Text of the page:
Volunteering 101: How to Raise a Service-Oriented Child

kids volunteering

Being charitable is high in our family's values, and it's one of the objectives of our Watts in the World adventure. You can find out more about our 5×12 Global Initiative here.

The holiday season brings out the desire in many families to do some service work, but many don't know where to begin. I've outlined some lessons we've learned along the way that will help you choose what to do, and make it a good experience.

Tips on volunteering:

1. Pick your passion – Before you can decide “how” to help, you have to pick “who”. What are you passionate about? Kids – animals – the homeless – disease/illness? What cause moves you the most? When you know who you want to serve, then you can move on to where and how.

2. Enroll them – Communicate why this is important to you, and what's in it for them. Create your bigger “why” and ask your family to share their thoughts on why they are agreeing to do volunteer work. Let your children have some input on the project that you choose, and how they can help.

3. Make it easy – Choose a project that matches your skill level, fits your time commitment, and engages the whole family. If you bite off a project that's too big or too stressful, you'll risk unrest in your home, and anchoring volunteer work as hard and something to avoid.

3. Make it short & repeatable – I suggest picking something that can be done in short intervals on a regular basis, versus a monumental project that could cause burn out and you only do once and then never repeat. Choosing something that can be repeated will establish deep connections for your family and the project. This could create memories your family will cherish for a lifetime.

4. Find teaching moments – Use service work as an opportunity to bond as a family and instill your values in your children. Reaching out to help others is a character building moment, and you can use these experiences to teach your children about life.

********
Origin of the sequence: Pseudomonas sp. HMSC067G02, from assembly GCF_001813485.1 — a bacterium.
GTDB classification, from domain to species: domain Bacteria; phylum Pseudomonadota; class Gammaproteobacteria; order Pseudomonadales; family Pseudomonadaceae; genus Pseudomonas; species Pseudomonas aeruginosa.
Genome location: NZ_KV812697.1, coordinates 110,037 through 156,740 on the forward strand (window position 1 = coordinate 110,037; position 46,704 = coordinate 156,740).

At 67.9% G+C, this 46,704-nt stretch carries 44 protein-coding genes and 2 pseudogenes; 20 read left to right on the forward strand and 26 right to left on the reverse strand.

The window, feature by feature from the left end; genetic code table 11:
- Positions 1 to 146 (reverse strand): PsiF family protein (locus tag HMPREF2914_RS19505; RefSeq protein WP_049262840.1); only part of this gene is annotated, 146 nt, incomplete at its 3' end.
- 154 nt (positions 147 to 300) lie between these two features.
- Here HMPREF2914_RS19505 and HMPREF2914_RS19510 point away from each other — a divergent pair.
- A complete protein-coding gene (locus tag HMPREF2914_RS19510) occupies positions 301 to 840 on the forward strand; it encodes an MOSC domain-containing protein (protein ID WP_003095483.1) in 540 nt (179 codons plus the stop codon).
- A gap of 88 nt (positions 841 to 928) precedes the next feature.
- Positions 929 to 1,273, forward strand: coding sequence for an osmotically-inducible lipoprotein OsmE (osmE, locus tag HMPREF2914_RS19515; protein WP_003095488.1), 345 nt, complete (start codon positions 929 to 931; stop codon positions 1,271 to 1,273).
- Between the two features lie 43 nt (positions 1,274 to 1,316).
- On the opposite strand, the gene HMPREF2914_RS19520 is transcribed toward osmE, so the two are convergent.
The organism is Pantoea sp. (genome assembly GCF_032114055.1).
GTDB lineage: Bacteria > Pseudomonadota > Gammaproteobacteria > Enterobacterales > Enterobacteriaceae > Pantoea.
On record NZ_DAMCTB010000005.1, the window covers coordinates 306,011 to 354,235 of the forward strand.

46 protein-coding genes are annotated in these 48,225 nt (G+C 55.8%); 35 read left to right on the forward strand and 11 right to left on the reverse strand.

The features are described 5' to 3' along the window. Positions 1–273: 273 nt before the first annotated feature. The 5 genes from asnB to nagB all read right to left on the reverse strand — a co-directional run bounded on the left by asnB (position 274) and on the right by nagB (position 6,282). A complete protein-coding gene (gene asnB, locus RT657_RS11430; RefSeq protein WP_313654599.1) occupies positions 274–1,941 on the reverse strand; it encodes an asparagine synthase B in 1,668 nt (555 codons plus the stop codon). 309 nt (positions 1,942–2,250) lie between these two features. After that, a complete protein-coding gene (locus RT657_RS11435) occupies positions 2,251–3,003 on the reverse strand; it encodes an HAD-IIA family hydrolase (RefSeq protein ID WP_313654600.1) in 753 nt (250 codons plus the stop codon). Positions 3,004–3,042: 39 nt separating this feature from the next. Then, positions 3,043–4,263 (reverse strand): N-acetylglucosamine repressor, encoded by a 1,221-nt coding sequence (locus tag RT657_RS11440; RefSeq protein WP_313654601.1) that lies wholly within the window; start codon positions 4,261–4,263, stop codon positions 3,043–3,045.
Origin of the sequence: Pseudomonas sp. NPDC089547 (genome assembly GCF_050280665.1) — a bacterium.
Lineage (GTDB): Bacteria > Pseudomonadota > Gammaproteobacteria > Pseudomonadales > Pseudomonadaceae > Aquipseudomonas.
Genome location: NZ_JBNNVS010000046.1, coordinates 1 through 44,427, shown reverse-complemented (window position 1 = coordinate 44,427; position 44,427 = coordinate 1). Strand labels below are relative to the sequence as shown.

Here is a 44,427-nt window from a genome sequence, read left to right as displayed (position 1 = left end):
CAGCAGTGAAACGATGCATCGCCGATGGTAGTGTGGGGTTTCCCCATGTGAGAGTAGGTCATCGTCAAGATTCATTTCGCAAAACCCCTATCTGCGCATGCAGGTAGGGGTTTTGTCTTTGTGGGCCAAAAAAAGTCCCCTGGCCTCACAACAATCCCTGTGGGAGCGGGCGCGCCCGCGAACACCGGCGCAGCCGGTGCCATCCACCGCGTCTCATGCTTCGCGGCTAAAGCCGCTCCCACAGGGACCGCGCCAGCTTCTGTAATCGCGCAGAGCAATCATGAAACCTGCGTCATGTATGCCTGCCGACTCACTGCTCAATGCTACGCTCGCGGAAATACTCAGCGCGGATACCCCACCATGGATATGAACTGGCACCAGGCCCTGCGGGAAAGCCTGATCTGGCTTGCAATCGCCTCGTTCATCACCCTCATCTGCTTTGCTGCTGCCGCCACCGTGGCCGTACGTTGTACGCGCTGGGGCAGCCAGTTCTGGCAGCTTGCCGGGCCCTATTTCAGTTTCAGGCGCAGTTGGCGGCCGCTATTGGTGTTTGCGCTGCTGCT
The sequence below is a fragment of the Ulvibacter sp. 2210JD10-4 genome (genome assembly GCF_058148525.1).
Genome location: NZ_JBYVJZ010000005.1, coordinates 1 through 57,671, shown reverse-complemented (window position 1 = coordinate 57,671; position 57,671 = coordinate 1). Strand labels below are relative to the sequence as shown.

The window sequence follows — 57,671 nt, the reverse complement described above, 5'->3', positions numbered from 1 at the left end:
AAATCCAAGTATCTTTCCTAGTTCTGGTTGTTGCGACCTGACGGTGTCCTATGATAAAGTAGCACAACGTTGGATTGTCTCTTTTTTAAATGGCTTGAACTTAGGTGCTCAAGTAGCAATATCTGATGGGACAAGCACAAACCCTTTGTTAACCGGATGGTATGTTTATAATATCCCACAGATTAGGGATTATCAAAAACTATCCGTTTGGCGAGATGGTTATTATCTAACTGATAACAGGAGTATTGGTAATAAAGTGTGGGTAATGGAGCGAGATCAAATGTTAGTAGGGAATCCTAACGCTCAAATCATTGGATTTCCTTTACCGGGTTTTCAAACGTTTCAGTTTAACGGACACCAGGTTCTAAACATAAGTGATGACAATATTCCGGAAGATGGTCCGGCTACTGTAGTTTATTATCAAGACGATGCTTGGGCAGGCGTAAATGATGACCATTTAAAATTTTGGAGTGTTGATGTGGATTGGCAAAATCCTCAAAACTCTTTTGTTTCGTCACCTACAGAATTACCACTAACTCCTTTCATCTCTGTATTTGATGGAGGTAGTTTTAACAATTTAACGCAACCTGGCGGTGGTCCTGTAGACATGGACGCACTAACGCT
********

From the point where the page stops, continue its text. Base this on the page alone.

5. Make it fun – Attitude will determine whether the time goes by slowly or quickly. Make it fun by singing or creating games or friendly competitions. Offer a prize for the person who does XYZ. Get creative. If you can associate “serving” with “fun”, you will raise children that become lifelong humanitarians.

6. Invite others to join you – “Many hands make light work” is a timeless principle that applies to charitable work as well. Inviting friends, extended family members, or neighbors to come along with you will make the work go faster and feel even more enjoyable.

7. Celebrate your success – To acknowledge completing your goal, take the time to celebrate your achievement. You could have a pre-planned idea or a spontaneous reward to mark your success. It can be something as small as going out for ice cream or picnic at the park. I've seen some families earn big day trips or vacations through reaching their goal of volunteer hours served. Whatever your approach, make sure you celebrate your success. This will anchor service work and charity as a positive experience, and it'll enhance your memory of the project.

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Remember, volunteer work should not be daunting or complicated – don't over think it. You can use sites like VolunteerMatch.org to help you find local needs right in your hometown. So what are you waiting for?

Theodore Roosevelt said it perfectly, “Do what you can, with what you have, where you are.”  You're going to do great. Your efforts will be greatly appreciated. I challenge you to get started today. Then come back and post your results so we can all celebrate! 

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Volunteering 101: How to Raise a Service-Oriented Child

Shannon is a mother of 3 teens, who hit 40 and decided that instead of a "mid-life crisis", she wanted an adventure of a lifetime. She convinced her wonderfully open-minded husband to pack up their house, sell most of their possessions, and travel the USA in an RV for a year or two. Besides homeschooling her kids, running their online program, Watts in the World, Shannon loves to explore new places. Nothing is more exciting than waking up in a new city everyday, and discovering what's great abou ... More

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3 comments

  1. KorenReyes says:

    Shannon – I wish my parents had read this when they were raising me. Thanks for sharing these ideas.

  2. Great tips! I love volunteering so im hoping i can convince my daughter to be passionate about that she will love!

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